Chemist receives patent for drug that solves antibiotic resistance
Jørn Bolstad Christensen and his colleagues isolated a substance that blocks a key mechanism in bacteria that allows the pathogens to shed antibiotics. Drug-resistant bacteria develop the ability to use an efflux pump to shed bacteria-killing substance before they are damaged. The substance isolated by Christensen's team can block the efflux pump and make bacteria susceptible to antibiotics.
"You could say that we cure bacteria of their resistance, and slay them with antibiotics," Christensen said.
Christensen worked with doctors from the King Christian X's Hospital for Rheumatic Diseases in Gråsten, Denmark and the University of Southern Denmark to determine that Thioridazin, an antipsychotic drug, was able to kill bacteria without noticeable harmful effects on humans. The team isolated the milder part of the substance, called JEK 47, giving the medication significantly less effect on the human brain.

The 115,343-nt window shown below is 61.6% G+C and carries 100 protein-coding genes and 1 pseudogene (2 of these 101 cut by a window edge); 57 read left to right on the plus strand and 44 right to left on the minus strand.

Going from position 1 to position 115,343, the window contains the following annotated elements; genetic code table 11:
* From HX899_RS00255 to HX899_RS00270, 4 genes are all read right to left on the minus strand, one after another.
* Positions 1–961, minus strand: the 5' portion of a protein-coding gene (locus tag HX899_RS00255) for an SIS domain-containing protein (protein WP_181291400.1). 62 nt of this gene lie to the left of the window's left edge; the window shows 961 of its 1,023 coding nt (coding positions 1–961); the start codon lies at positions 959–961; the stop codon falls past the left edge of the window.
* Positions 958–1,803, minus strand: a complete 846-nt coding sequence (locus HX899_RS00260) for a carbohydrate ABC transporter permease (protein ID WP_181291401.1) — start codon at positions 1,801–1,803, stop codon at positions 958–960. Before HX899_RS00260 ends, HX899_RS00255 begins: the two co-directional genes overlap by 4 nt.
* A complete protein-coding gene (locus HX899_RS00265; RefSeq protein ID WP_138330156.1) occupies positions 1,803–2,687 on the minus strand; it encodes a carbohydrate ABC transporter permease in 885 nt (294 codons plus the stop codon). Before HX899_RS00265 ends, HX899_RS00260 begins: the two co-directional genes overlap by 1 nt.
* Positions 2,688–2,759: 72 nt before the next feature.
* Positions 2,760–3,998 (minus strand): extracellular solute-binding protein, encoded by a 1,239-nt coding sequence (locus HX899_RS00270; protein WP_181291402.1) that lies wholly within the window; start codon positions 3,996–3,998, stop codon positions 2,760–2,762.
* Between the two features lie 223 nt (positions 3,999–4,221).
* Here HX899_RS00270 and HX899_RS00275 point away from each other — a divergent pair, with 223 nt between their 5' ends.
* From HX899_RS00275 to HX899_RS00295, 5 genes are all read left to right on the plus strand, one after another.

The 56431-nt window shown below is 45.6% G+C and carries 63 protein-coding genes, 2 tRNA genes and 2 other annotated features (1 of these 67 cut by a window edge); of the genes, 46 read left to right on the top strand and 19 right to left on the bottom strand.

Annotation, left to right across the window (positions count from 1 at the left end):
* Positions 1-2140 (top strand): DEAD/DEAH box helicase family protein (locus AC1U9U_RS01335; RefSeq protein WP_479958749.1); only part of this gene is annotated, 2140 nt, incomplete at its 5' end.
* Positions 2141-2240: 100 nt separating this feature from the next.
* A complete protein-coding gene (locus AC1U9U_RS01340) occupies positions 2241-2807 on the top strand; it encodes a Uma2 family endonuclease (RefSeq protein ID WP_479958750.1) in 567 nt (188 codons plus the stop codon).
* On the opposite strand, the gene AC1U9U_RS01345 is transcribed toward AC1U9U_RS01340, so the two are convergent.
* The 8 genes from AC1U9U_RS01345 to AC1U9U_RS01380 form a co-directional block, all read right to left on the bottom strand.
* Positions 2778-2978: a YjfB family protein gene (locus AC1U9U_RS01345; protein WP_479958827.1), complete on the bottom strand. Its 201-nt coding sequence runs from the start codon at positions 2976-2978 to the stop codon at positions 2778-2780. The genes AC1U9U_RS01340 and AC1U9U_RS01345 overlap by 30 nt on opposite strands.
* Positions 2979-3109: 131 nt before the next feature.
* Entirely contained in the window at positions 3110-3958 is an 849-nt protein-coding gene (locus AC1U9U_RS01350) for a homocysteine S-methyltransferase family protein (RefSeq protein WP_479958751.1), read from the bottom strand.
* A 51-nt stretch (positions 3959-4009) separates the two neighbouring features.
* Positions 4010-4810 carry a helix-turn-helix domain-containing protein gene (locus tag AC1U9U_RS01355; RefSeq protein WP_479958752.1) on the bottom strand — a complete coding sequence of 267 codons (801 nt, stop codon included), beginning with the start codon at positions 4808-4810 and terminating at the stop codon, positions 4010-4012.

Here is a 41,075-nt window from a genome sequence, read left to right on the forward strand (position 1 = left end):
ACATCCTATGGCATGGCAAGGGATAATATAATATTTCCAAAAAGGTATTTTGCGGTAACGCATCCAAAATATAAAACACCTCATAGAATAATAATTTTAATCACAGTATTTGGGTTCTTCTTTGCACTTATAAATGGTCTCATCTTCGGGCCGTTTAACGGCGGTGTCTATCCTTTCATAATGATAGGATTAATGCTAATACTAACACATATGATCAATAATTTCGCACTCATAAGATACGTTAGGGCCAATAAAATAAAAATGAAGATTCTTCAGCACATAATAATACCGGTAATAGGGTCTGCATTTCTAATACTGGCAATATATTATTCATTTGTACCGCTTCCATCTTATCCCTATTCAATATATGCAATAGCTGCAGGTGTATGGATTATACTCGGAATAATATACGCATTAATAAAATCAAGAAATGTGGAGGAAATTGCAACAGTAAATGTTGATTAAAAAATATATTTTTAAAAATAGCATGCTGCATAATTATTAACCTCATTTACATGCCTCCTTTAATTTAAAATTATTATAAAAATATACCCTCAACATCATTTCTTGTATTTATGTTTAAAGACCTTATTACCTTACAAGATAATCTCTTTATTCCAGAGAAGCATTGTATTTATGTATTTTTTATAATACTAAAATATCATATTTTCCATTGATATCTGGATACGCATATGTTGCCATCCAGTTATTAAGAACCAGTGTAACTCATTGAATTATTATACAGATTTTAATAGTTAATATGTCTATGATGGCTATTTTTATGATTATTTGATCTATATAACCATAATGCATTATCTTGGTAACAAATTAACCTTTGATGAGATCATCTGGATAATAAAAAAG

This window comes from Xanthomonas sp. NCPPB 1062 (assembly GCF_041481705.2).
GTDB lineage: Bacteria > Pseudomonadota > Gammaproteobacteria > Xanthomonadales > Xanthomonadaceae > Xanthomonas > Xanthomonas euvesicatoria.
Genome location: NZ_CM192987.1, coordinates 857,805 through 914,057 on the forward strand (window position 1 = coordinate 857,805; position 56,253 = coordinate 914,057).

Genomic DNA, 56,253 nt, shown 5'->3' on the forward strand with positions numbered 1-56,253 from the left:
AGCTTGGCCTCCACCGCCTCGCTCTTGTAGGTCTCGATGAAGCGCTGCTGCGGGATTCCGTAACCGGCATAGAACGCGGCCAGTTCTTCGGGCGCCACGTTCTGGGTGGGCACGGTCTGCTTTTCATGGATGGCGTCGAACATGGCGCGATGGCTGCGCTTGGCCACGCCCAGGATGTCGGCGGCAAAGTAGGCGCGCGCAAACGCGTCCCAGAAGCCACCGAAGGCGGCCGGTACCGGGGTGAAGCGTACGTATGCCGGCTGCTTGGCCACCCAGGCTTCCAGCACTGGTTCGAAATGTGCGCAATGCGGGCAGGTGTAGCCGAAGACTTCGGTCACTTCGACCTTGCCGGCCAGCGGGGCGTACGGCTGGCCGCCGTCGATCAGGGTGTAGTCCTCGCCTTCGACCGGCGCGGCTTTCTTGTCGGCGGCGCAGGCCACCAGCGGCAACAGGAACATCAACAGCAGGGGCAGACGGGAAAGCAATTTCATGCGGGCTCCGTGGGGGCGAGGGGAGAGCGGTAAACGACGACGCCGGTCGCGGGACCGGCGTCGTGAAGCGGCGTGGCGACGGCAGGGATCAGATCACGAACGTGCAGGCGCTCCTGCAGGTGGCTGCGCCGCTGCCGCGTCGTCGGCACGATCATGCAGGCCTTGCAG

"We now have a substance that is able to block the bacteria's efflux pump," Christensen said. "At very most, recipients of the medication may become slightly sluggish. This is also because very small doses are needed to affect the bacteria."
Christensen and his colleagues are seeking investors for the anti-resistance medication.